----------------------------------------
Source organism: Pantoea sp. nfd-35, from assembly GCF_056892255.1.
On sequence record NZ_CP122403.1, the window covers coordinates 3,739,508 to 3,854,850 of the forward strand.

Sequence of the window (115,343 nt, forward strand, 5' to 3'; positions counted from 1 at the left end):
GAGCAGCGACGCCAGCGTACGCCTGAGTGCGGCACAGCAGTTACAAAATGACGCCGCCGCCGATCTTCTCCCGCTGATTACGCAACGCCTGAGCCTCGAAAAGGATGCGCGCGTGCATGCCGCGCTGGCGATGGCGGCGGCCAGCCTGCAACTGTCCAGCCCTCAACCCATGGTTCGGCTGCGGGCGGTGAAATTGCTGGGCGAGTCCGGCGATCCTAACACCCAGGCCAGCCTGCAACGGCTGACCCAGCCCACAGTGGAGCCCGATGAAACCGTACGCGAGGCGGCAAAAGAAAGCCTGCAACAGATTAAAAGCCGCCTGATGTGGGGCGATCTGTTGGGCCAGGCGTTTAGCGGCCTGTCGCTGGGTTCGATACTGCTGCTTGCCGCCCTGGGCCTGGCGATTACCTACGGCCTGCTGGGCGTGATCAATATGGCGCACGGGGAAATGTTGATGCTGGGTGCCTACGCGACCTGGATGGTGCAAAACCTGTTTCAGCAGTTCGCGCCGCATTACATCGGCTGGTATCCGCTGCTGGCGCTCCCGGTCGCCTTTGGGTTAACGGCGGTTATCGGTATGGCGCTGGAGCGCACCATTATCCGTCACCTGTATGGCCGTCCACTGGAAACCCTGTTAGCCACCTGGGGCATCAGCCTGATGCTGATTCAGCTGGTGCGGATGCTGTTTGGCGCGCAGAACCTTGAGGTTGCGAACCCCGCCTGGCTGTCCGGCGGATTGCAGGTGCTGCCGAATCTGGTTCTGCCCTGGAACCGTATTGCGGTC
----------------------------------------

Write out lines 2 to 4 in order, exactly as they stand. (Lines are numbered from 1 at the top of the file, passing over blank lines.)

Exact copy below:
On sequence record NZ_CP122403.1, the window covers coordinates 3,739,508 to 3,854,850 of the forward strand.

Sequence of the window (115,343 nt, forward strand, 5' to 3'; positions counted from 1 at the left end):
GAGCAGCGACGCCAGCGTACGCCTGAGTGCGGCACAGCAGTTACAAAATGACGCCGCCGCCGATCTTCTCCCGCTGATTACGCAACGCCTGAGCCTCGAAAAGGATGCGCGCGTGCATGCCGCGCTGGCGATGGCGGCGGCCAGCCTGCAACTGTCCAGCCCTCAACCCATGGTTCGGCTGCGGGCGGTGAAATTGCTGGGCGAGTCCGGCGATCCTAACACCCAGGCCAGCCTGCAACGGCTGACCCAGCCCACAGTGGAGCCCGATGAAACCGTACGCGAGGCGGCAAAAGAAAGCCTGCAACAGATTAAAAGCCGCCTGATGTGGGGCGATCTGTTGGGCCAGGCGTTTAGCGGCCTGTCGCTGGGTTCGATACTGCTGCTTGCCGCCCTGGGCCTGGCGATTACCTACGGCCTGCTGGGCGTGATCAATATGGCGCACGGGGAAATGTTGATGCTGGGTGCCTACGCGACCTGGATGGTGCAAAACCTGTTTCAGCAGTTCGCGCCGCATTACATCGGCTGGTATCCGCTGCTGGCGCTCCCGGTCGCCTTTGGGTTAACGGCGGTTATCGGTATGGCGCTGGAGCGCACCATTATCCGTCACCTGTATGGCCGTCCACTGGAAACCCTGTTAGCCACCTGGGGCATCAGCCTGATGCTGATTCAGCTGGTGCGGATGCTGTTTGGCGCGCAGAACCTTGAGGTTGCGAACCCCGCCTGGCTGTCCGGCGGATTGCAGGTGCTGCCGAATCTGGTTCTGCCCTGGAACCGTATTGCGGTC